So the right way to see Gödel's incompleteness theorem is the following (for convenience I'll restrict to Peano's arithmetic PA and not the general theories to which Gödel's theorem applies) :

There exists a sentence $\phi$ such that PA does not prove $\phi$ nor $\neg \phi$ (which implies that there exist models of PA in which$\phi$ holds, and some in which $\neg \phi$ holds), but such that $\phi$ is a sentence of "true arithmetic", that is $Th(\mathbb{N})$, the theory of the standard model of arithmetic.

Replace PA by any appropriate theory (it needs to have some nice computability properties, and it needs to be able to express PA), and change a bit what you mean by "standard model", and you'll have the same result

What I often say is that saying "true" with Gödel's incompleteness theorem is a bit misleading because what Gödel's completeness theorem says is "If a sentence is always true, then it is provable"

• Thanks. Can you explain more on true arithmetic and the standard model of arithmetic? I'm not familiar with these two concepts, and see some introductory articles on it somewhat require a pre-understanding of Godel's incompleteness theorem. – Eric Aug 3 '17 at 14:56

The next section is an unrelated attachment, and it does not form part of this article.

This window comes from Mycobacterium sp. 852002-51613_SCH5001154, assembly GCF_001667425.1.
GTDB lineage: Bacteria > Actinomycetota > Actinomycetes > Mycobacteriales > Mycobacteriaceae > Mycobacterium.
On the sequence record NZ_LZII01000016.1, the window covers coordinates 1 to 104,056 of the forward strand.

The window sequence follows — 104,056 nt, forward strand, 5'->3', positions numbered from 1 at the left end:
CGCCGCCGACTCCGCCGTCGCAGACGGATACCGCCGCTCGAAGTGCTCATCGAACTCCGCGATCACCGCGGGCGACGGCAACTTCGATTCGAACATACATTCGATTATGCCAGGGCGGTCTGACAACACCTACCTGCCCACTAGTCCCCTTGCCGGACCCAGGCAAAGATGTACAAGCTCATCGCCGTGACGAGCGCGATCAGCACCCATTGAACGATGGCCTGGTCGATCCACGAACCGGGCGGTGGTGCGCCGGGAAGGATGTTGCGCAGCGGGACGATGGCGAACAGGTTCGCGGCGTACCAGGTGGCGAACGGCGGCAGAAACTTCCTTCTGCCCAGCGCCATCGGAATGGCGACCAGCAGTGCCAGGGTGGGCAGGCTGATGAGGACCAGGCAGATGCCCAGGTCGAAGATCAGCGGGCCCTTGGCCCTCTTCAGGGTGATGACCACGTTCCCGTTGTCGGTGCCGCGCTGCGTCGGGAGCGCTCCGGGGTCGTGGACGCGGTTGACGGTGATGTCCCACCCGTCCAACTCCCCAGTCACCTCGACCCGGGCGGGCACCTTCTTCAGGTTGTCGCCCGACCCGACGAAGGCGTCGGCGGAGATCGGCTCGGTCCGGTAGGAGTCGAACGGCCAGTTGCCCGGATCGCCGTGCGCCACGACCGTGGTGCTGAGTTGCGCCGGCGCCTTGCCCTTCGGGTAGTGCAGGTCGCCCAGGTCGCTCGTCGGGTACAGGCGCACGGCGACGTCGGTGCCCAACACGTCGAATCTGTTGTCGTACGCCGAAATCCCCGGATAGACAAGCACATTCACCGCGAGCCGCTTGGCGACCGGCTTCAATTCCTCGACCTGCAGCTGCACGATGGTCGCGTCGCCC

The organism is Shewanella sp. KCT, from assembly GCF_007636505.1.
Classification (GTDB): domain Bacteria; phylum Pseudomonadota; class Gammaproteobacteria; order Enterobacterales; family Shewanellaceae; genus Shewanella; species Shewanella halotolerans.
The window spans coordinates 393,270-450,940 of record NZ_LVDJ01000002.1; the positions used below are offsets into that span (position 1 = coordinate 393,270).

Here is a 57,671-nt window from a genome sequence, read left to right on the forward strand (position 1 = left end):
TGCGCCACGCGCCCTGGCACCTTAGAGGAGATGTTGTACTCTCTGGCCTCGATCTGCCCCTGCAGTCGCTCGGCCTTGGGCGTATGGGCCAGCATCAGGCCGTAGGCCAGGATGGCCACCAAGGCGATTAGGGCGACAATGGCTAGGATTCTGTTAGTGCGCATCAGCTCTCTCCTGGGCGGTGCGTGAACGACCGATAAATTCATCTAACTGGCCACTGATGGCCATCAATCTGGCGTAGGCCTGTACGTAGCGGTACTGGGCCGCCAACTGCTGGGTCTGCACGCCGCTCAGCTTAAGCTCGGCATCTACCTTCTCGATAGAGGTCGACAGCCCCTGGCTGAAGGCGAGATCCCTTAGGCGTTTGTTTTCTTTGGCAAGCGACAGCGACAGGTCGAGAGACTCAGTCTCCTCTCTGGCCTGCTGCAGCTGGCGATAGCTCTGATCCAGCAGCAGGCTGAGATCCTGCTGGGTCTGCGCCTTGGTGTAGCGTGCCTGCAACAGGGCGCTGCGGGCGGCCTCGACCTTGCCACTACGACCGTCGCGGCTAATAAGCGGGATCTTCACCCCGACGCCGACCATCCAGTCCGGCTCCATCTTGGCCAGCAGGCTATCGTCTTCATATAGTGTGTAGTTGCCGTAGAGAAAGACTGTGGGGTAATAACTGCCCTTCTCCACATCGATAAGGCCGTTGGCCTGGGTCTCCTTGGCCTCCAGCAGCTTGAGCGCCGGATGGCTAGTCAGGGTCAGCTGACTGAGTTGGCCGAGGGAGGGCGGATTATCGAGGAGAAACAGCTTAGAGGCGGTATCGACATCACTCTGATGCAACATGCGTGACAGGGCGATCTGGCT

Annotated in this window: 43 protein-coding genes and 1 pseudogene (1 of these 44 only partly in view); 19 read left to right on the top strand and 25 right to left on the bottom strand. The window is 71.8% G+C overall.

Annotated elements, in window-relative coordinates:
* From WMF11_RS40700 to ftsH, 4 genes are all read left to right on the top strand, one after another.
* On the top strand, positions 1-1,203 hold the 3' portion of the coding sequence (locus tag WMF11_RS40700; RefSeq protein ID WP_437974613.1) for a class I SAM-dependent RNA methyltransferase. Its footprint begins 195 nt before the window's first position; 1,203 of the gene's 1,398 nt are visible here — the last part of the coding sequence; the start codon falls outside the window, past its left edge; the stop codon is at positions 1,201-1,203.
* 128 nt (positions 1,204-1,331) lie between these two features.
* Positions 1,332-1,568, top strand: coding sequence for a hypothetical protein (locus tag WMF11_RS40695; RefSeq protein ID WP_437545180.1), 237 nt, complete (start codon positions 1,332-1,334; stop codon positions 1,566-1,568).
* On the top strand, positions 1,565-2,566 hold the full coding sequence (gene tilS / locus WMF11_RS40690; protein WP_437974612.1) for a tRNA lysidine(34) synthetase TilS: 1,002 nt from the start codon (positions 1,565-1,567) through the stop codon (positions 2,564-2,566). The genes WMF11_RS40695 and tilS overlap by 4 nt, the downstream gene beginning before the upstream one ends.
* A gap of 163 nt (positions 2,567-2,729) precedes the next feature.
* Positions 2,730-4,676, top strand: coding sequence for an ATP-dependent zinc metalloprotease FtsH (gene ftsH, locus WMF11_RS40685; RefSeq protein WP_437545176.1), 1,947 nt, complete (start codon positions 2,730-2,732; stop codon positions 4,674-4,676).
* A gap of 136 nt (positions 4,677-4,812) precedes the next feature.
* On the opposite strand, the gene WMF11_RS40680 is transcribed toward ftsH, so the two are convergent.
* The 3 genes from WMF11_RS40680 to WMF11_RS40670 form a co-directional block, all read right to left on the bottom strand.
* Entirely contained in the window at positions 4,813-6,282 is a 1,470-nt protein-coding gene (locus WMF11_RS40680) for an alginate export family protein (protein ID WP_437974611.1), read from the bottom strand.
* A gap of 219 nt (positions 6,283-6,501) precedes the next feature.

• If you have a language $L$ and an $L$-structure $\mathfrak{M}$, the theory of $\mathfrak{M}$, often denoted $Th(\mathfrak{M})$ is the set of sentences $\phi$ such that $\mathfrak{M}\models \phi$, that is, the set of sentences satisfied by $\mathfrak{M}$. By definition of satisfaction, this is a complete theory. In particular when $L=\{+,\times, 0, S\}$ is the language of arithmetic, and $\mathbb{N}$ is the set of integers with the usual operations (you can say for instance it's the set of finite ordinals), then $Th(\mathbb{N})$ is called "true arithmetic", it's the theory of (cont) – Max Aug 3 '17 at 15:39
• (cont) the so-called "standard model" of arithmetic. Now I'm not a logician and I don't know Gödel's theorem by heart, but simply you can define a notion of intepretability of a theory (which essentially means what you think it means) in another one. So if $T$ is a theory that can interpret PA, and a theory "sufficiently computable", that is if I'm not mistaken here, we want it to be recursively axiomatizable, then it has such a sentence $\phi$ as well. I have to admit I don't really know for such a general theory $T$ what the notion of standard model precisely encompasses – Max Aug 3 '17 at 15:43
• Thank you very much. Both your and Bram28's answers help a lot! – Eric Aug 5 '17 at 16:02